Women's Volleyball vs. Howard, Coach Rose

Penn State head coach Russ Rose talks to his team during the women's volleyball game against Howard University at Rec Hall on Friday, Nov. 30, 2018. No. 8 Penn State defeated Howard 3-0 to advance to the second round of playoffs.

Even after a disappointing end to last season and losing multiple All-Conference players to graduation, Penn State will still enter its 2019 campaign with high expectations.

Following a 2018 season that was marked by large-scale roster turnover, injuries and the consistent need to mold a new team on the fly, this past offseason was one of much less uncertainty and unrest for the Nittany Lions.

After racking up 33 wins and qualifying for the NCAA Final Four in 2017, coach Russ Rose saw his squad undergo massive changes, ushering in an influx of new, inexperienced talent throughout the roster. The campaign was not pretty at times, but Penn State did tally 25 wins and advanced to another Regional Final in the NCAA tournament.

However, for the third time in the last five years, the Nittany Lions were unable to qualify for the Final Four, falling in the Elite Eight to the eventual national champions, Stanford.

While it won’t be the preseason favorite to win the Big Ten, Penn State will once again be contenders in a very strong conference, despite losing a couple of impact players from last season.

All-Big Ten honores Bryanna Weiskircher and Nia Reed graduated in the spring, along with graduate transfer — and calming locker room presence — Taylor Leath.

Stepping in to fill Weiskircher’s role at setter is sophomore Gabby Blossom. The second-year player excelled in her limited time on the court last season, and will be one of the most important players on a team that is looking to contend for a Big Ten championship.

Jonni Parker’s emergence last season as one of the best freshman in the country gave Penn State a major boost on offense all season long.

In her first year at the Division I level, Parker led the team in kills and points, and the mere presence of the reigning Big Ten Freshman of the Year and AVCA Third Team All-American can quell the fears that the Nittany Lions will not be able to replace Reed’s production on the outside.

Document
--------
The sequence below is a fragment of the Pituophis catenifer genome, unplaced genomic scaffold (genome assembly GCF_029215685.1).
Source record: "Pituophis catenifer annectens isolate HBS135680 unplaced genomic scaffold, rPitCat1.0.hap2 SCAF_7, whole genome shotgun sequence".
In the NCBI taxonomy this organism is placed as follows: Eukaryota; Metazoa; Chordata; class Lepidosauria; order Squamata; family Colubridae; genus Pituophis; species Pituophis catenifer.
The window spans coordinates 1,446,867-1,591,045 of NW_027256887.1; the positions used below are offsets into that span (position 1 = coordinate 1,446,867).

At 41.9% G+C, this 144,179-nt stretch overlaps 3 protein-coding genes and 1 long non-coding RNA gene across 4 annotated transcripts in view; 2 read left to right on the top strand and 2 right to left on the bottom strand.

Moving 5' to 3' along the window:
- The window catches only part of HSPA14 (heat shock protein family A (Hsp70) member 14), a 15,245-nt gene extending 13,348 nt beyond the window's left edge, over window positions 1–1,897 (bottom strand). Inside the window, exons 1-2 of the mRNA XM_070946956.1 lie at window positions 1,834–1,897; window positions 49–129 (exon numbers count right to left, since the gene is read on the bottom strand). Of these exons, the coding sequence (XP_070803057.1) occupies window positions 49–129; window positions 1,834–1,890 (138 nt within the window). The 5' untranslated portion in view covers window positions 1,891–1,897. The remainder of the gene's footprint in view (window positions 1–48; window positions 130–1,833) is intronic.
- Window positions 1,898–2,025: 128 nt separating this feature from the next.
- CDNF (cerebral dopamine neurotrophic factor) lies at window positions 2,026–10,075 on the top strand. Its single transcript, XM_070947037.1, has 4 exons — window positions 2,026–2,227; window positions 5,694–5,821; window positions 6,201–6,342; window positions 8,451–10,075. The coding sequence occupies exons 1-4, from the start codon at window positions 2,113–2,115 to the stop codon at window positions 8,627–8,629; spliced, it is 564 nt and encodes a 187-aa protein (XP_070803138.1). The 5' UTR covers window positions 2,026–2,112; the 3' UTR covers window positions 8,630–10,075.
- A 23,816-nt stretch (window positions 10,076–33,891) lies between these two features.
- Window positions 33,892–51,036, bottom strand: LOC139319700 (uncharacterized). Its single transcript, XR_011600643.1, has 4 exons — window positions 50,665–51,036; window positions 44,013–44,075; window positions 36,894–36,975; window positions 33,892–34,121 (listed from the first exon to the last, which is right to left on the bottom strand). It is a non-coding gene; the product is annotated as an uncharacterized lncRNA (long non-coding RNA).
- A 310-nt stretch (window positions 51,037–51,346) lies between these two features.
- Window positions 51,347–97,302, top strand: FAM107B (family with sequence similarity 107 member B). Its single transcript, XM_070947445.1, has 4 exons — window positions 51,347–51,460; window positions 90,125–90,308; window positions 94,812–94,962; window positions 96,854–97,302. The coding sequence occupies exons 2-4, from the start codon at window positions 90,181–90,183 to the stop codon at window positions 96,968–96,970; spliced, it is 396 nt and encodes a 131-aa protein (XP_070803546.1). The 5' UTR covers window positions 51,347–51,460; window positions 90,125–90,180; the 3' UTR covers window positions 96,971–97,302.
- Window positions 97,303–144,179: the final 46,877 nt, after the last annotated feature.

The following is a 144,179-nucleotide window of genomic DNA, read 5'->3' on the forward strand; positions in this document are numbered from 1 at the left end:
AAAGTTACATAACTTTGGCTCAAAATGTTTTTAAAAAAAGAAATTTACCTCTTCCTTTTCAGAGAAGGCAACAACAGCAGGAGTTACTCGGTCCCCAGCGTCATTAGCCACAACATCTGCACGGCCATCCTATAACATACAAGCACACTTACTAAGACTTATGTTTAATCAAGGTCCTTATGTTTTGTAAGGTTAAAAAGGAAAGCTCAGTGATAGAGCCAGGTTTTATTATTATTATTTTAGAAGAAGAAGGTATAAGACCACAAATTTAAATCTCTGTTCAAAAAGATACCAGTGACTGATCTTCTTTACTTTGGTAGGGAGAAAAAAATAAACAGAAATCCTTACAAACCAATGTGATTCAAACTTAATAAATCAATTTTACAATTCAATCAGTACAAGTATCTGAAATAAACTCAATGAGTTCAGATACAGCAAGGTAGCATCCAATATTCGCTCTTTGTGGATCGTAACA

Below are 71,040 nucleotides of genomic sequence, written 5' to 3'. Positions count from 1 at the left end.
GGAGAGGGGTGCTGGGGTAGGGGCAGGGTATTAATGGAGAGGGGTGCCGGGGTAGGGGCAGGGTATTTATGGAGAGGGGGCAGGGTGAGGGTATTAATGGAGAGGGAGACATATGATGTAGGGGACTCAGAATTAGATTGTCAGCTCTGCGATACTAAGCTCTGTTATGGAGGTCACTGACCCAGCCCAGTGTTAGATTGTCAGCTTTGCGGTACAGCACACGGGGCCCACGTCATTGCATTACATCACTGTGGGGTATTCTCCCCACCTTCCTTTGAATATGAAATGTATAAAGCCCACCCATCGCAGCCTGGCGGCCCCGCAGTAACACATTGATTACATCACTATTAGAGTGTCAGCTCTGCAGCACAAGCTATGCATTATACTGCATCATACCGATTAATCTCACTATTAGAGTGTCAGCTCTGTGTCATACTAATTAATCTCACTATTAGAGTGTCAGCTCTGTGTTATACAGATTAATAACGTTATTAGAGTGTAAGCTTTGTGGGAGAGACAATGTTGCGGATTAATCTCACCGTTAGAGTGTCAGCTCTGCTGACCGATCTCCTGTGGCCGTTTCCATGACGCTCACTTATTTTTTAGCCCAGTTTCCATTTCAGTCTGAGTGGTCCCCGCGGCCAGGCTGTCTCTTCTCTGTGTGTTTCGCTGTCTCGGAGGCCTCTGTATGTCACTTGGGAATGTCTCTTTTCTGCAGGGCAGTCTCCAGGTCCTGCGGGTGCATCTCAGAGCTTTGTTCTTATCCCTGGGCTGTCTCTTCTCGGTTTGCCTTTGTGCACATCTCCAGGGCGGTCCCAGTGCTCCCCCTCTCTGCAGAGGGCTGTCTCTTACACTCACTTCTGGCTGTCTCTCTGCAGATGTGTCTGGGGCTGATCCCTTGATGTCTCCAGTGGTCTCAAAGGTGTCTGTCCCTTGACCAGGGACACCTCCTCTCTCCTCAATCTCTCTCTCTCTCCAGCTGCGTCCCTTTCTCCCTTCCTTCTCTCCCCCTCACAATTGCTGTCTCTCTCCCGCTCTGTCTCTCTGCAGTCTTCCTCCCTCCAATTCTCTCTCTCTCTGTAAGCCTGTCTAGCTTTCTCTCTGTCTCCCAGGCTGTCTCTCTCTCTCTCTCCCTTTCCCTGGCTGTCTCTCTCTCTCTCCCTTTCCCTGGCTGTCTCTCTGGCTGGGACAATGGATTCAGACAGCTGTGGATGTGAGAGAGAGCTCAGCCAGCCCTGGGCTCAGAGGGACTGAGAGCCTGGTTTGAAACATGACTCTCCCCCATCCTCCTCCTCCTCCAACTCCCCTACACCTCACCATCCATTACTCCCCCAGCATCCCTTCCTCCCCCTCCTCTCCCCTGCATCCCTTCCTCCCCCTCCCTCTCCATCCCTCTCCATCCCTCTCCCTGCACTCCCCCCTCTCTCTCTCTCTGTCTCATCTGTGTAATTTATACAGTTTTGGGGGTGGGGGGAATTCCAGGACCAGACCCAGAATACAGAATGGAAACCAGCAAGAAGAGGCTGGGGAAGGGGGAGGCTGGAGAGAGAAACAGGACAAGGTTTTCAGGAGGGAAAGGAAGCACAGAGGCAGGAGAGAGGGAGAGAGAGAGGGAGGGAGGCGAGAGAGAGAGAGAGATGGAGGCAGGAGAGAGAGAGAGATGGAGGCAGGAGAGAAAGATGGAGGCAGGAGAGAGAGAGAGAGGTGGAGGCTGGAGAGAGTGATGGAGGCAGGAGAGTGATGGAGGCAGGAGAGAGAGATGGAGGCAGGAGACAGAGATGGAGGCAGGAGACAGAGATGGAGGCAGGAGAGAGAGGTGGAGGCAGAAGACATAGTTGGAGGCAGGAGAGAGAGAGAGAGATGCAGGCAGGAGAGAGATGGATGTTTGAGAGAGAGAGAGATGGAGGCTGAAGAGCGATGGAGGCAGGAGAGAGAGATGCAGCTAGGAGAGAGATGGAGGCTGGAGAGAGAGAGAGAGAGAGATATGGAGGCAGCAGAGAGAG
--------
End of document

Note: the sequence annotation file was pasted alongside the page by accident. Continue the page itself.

Penn State also saw its young middle blockers blossom last season, including a terrific year from Kaitlyn Hord that saw her end the season on the All-Big Ten Second Team.

In the past, the leadership in the locker room and on the court has come from the likes of former AVCA All-Americans Simone Lee, Haleigh Washington, and more recently Weiskircher, Reed and Leath.

This season, the leadership will have to come from other veterans on the squad, most notably Kendall White and Tori Gorrell.

While Gorrell bounced around and didn’t earn much playing time last season, White established herself as one of the premier defensive specialists in the nation. The reigning Big Ten Defensive Player of the Year has long been one of the more vocal leaders on the team and this season should be no different in that respect.

This year also marks a dramatic drop-off from years past in terms of recruiting for the Nittany Lions.

A year ago, Penn State stood atop the VolleyballMag.com women’s top recruiting classes poll. But, the blue and white are ranked outside of the top 10 in this year’s rankings, lagging behind fellow Big Ten foes in Nebraska and Purdue.

The Nittany Lions were still able to sign three of the top 50 players in the PrepVolleyball.com rankings in the form of a trio of outside hitters: Gabi Bailey, Lauren Clark and Sydney Ferguson.

Penn State will host three straight games to open the season, and the Nittany Lions will debut their new-look lineup by hosting Hofstra, Holy Cross and Wichita State at Rec Hall.

The schedule certainly doesn’t get any easier, with Penn State preparing to host the Big-10/Pac-12 Challenge just two weeks later, a slate that includes a rematch with Stanford.

The Nittany Lions’ conference schedule is loaded with high-profile matches, as it typically is. Penn State will face the likes of Nebraska, Minnesota, Purdue, Illinois and Wisconsin—all of which were formidable opponents last season.

For Penn State to succeed in the Big Ten with what is still a largely young roster, the Nittany Lions will need their prized sophomores and veterans alike to make a serious impact in their first match and beyond.

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